In some cases, grinding may not be more efficient than machining, but when we look at the entire process, grinding can eliminate or reduce steps in the current process.
Years back, when throughput was challenged, manufacturers had to find a quicker way to remove hardened material, but also had to end up with finer ground finishes and tighter tolerances in the end product. Grinding technologies were not far enough along and antiquated grinding equipment could not create the circumstances in which a high-performance wheel could be implemented, even if one were available. Consequently, hard turning was implemented between hardening and grinding. While hard turning solved the throughput problem, it created new issues, including extremely high tooling costs, the need for new machines, and movement in components after hard machining due to tensile stresses.
Recently, with new investments in grinding machinery and advancements in wheel technology, manufacturers have had their eyes opened to a new world of grinding performance. Their traditional finish-grinding applications tripled and quadrupled MRR, while holding tighter tolerances. Manufacturers were not able to grind faster when compared directly to hard turning, but when you compare the total process, there are many benefits.
In today's new grinding process, you can totally eliminate hard turning, saving downtime, machine overhead, labor, reduction in WIP, setup time, and the tensile stress hard turning puts into the component. A single fixturing after hardening also allows tighter tolerances than can be achieved with multiple setups. Total process time decreases significantly.
A second option we have utilized when looking at lean manufacturing is grinding from solid in the soft state. The old process involved machining a component in a soft state prior to heat-treat. After heat-treat, the component was finish-ground to dimensional and surface tolerance. The old process can be improved in certain circumstances by grinding the soft component prior to heat-treat. Using high-porosity, premium-grain wheels, we grind the component to a tighter rough tolerance. Doing so offers several advantages and yields several benefits.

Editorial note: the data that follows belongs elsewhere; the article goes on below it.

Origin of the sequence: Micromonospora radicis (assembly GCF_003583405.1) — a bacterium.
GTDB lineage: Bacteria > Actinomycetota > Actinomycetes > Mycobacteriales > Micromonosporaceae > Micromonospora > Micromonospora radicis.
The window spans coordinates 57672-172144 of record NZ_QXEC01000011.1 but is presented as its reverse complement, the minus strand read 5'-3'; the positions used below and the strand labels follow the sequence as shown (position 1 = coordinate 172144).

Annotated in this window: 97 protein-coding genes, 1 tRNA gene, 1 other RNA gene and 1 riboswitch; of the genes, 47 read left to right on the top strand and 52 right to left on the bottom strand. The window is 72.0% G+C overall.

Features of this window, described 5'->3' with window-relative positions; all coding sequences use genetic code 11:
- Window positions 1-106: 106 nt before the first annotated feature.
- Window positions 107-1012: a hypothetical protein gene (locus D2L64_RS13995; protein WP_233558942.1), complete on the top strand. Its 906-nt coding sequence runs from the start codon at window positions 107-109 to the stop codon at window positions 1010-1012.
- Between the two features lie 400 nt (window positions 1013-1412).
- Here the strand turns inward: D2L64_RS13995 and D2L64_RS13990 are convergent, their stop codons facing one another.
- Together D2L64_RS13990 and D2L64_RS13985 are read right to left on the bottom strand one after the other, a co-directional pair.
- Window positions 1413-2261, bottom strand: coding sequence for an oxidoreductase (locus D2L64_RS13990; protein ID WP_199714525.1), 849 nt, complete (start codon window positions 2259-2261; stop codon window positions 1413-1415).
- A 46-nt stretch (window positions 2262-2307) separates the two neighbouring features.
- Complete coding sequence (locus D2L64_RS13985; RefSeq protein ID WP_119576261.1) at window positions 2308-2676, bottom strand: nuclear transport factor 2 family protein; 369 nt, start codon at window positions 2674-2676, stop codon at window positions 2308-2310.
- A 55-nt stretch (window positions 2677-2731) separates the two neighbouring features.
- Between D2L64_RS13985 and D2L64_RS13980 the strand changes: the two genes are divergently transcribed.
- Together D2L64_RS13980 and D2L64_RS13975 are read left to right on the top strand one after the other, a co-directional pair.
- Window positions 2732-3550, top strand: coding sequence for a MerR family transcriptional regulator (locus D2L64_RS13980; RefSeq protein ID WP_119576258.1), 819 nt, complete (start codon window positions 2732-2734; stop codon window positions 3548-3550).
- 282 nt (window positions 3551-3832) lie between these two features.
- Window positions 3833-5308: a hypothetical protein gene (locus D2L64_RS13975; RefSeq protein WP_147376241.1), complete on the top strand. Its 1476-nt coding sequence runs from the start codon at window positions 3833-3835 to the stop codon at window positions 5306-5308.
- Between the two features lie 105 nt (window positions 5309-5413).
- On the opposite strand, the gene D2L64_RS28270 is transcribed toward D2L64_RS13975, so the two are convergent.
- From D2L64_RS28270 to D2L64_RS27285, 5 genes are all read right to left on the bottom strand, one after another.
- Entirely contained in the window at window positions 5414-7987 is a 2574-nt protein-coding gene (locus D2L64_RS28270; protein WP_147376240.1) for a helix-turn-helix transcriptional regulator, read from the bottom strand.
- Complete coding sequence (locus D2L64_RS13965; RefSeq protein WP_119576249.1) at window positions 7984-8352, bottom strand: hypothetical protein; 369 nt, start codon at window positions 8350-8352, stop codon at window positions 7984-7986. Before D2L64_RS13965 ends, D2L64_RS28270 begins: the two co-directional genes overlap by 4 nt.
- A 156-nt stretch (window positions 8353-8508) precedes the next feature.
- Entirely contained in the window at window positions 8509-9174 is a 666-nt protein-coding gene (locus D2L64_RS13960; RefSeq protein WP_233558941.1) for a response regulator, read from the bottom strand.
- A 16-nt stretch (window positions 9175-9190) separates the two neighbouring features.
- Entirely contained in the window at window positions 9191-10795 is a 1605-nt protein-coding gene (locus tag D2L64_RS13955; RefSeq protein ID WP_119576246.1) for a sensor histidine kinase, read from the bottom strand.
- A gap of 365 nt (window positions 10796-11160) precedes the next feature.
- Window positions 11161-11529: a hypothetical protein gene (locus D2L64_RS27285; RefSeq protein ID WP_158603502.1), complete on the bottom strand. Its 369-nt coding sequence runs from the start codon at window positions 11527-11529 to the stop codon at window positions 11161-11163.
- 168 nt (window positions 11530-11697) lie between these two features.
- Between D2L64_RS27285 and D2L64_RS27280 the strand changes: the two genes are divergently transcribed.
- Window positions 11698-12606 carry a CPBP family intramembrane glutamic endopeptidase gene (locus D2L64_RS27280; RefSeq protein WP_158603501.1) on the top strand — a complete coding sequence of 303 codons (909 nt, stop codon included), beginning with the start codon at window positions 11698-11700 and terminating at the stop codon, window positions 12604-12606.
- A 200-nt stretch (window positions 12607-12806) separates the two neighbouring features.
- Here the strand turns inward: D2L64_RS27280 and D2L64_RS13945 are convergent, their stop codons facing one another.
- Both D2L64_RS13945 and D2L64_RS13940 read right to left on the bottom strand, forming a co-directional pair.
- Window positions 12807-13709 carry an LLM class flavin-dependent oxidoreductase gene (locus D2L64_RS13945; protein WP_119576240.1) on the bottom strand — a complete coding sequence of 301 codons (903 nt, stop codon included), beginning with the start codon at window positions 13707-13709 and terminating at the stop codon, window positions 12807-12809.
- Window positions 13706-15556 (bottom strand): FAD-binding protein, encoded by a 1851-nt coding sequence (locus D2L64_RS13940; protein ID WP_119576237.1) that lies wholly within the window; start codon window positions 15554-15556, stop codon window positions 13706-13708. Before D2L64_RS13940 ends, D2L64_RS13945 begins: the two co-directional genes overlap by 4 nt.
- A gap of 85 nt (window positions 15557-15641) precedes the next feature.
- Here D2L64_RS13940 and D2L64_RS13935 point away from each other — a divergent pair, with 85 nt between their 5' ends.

As mentioned above, grinding does not put the level of tensile stresses into a component that are created by machining. A common problem with gears and other deepslot case-hardened components is that they tend to move and flex in heat-treat because of tensile stresses produced in the part during the machining process. Grinding avoids this situation. In fact, in some cases, when using a plated CBN wheel, we are able to put compressive stresses into the component. By reducing or eliminating tensile stresses prior to heat-treat we are able to reduce scrap and improve Cpk. Furthermore, no one will argue the assertion that grinding can hold closer tolerances than machining. So by holding a closer size tolerance, we are able to reduce the depth of case hardening in heat-treat, greatly reducing takt time and energy costs.
And now let's address two of the first questions that typically get asked about grinding versus machining: tooling costs (be it only 3% of typical process cost), and cycle time. Depending on material factors, grinding can significantly reduce tooling costs. Tough materials, inclusions, interrupted cuts, and varying hardness across a surface are all things that challenge machining operations, but can be easily handled by grinding. Broken wheels are very rare in grinding, but the same cannot be said for cutting tools. Mean time to failure is also another area where grinding excels versus machining, saving inventory, downtime, tool life, and maintenance costs.